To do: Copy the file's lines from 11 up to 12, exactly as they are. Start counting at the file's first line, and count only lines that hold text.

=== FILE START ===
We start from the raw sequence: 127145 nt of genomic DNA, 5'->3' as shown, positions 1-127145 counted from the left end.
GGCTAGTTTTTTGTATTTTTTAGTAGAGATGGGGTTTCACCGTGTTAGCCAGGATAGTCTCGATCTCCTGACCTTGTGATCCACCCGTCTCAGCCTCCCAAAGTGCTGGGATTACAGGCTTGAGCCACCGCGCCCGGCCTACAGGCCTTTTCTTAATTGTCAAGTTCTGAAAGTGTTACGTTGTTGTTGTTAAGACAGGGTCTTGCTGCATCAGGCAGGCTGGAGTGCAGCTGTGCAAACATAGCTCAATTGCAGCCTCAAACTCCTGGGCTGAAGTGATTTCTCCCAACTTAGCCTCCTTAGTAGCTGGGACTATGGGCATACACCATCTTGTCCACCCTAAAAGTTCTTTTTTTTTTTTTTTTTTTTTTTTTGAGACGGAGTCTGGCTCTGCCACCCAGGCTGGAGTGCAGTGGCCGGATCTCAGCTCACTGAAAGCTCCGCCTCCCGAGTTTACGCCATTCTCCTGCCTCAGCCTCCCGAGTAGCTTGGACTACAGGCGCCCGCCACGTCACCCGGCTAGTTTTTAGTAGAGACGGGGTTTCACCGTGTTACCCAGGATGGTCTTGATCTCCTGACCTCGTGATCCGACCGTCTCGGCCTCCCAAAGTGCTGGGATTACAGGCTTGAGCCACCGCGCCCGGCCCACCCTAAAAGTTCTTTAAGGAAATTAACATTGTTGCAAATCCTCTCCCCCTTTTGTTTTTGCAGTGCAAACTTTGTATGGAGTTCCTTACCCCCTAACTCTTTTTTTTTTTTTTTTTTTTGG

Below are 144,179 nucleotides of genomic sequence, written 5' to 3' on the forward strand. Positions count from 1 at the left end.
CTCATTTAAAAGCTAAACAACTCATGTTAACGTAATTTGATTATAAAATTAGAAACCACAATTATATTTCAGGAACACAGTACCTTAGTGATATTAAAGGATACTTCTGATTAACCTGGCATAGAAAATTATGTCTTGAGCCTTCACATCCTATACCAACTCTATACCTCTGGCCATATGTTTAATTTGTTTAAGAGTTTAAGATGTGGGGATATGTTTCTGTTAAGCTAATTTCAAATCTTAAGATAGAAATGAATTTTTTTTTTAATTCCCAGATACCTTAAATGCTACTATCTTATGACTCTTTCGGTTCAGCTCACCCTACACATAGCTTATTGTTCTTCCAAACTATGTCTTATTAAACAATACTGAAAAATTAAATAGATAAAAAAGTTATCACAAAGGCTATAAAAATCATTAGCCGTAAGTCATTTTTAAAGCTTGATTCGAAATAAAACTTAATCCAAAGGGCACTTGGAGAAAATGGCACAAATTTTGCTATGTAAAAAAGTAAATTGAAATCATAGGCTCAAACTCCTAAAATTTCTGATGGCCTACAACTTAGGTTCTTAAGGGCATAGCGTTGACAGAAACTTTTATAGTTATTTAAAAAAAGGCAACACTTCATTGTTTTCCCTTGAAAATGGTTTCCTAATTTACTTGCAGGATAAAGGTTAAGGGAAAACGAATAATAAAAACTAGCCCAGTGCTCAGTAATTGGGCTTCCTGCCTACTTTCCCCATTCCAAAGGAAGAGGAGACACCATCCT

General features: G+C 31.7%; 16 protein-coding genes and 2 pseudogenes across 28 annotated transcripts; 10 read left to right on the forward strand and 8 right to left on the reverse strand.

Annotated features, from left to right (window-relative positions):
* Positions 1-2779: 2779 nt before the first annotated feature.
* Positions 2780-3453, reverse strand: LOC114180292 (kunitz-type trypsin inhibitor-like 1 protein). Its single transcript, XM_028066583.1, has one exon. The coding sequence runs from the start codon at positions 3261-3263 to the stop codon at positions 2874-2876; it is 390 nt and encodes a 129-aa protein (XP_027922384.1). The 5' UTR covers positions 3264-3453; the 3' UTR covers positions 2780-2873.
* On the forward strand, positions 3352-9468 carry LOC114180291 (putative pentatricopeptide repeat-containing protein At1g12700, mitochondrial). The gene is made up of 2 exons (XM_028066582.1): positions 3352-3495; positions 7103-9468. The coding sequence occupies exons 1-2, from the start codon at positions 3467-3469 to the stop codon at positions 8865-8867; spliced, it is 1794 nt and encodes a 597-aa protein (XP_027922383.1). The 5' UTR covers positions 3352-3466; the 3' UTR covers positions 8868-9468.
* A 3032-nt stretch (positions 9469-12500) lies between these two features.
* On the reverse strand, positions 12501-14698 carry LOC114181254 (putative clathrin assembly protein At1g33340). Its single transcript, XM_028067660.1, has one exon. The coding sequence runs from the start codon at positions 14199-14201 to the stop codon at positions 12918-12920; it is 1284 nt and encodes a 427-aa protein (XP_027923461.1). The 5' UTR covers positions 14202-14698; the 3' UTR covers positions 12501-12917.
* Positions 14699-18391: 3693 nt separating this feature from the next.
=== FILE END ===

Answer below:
* On the reverse strand, positions 12501-14698 carry LOC114181254 (putative clathrin assembly protein At1g33340). Its single transcript, XM_028067660.1, has one exon. The coding sequence runs from the start codon at positions 14199-14201 to the stop codon at positions 12918-12920; it is 1284 nt and encodes a 427-aa protein (XP_027923461.1). The 5' UTR covers positions 14202-14698; the 3' UTR covers positions 12501-12917.
* Positions 14699-18391: 3693 nt separating this feature from the next.